'The Plagues of Breslau' Review: A good old-fashioned psychological thriller that hits all the right notes
The Polish flick will remind audiences of David Fincher's 'Se7en' and Erik Skjoldbjærg’s 'Insomnia', two masterful works from the '90s
Spoilers for 'The Plagues of Breslau'
Psychological thrillers worth their salt need to be bleak. They need to delve into the darkest parts of human behavior. And they need to move past the traditional cinematic need for closure. ‘The Plagues of Breslau’ or ‘Plagi Breslau’, on Netflix lives up to these expectations and then some.
The Polish crime thriller may seem like it is made of usual tropes — a sullen cop with darkness in her heart, a series of inexplicable murders, and a killer with a taste for public spectacles. But tropes don’t feel tiring when the execution is skillful. Take for example the protagonist. Malgorzata Kozuchowska as Helena is a cold, foul-mouthed, leather jacket-wearing homicide cop. The film takes the effort to set up Helena’s personality without revealing too much about her past. She’s depressed, brusque, and she is a hell of a good detective.
Helena’s motivation for solving crimes is not to help anyone, but to satiate an underlying need to secure justice (though not always in the right sense of the word) stems from traumas of her past — the death of her fiance in a drunk driving incident where the driver walked scot-free. And in Magda (Daria Widawska), a senior federal policewoman, she finds an ideological match. Widawska’s performance is equally enthralling, but we’ll get to that later.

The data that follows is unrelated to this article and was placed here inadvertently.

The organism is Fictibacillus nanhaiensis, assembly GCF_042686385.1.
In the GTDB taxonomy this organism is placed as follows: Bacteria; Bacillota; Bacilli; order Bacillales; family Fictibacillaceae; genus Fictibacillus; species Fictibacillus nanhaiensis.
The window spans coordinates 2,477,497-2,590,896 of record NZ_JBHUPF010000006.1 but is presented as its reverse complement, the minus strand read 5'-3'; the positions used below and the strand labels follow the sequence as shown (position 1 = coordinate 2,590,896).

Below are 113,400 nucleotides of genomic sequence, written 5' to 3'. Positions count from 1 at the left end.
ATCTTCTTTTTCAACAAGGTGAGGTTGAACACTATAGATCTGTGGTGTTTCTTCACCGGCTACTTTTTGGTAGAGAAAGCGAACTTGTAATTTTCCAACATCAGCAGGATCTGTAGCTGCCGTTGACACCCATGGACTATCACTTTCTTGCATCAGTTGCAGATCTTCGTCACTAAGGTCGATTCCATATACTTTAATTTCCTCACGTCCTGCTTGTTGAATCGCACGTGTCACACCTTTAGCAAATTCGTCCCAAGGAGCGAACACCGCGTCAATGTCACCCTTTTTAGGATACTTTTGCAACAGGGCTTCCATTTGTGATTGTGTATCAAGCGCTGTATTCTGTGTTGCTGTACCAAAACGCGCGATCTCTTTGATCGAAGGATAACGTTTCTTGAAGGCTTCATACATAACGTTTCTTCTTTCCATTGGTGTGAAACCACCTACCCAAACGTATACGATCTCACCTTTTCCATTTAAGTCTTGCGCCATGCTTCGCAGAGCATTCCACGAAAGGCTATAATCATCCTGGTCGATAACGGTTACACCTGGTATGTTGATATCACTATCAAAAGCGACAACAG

The story begins with a murder and a gruesome one at that. A man is sewn up inside a cowhide and he dies from the pressure of the hide shrinking and respiratory failure. The man has the word “Degenerate” branded to his skin. He is the first on multiple victims, all branded with a different sin of sorts and all made spectacles of.
If you’re thinking of David Fincher’s cult classic ‘Se7en’, you’re not off the mark here. The film has a somewhat similar feel to it. One can only assume, but from the looks of it, filmmaker Patryk Vega intended for ‘Plagues of Breslau’ to be a pastiche of Fincher’s classic.
Another similarity (of sorts) the two films bear is more in terms of the aesthetic and visuals. Dark, musty, and unnervingly unshy of presenting the gruesome — and, of course, a severed head presented as a gift. ‘Plagues of Breslau’ is by no means a gorefest. But when it comes to showing the crimes, it goes the extra mile to make them look realistic — blood, bones, and the works.
A good thriller can never be so without a good motive and this film does an above-average job of providing that. Sure, in the grander scheme of things, disillusionment with hierarchies of power and systems of apathy may not seem like the best of motives, but the film, especially through Widawska’s power-packed performance, makes it work.
In that respect, the film is a pastiche to yet another psychological thriller from the ‘90s: Erik Skjoldbjærg’s 1997 Norwegian thriller ‘Insomnia’ (that was later remade by Christopher Nolan in 2002 for American audiences) that focuses on the intimate relationship between the cop and the criminal in an unusual setting. Without giving too much away, ‘Plagues of Breslau’ too examines that dynamic and does a pretty good job of it.
The film’s no work of art. But it is pulpy. It is gripping. And for fans of dark gothic thrillers, it makes for an enjoyable watch, offering twists and turns, gore, and characters that rely more on body language than cheesy dialogue to drive the message home.
‘The Plagues of Breslau’ is available for viewing on Netflix.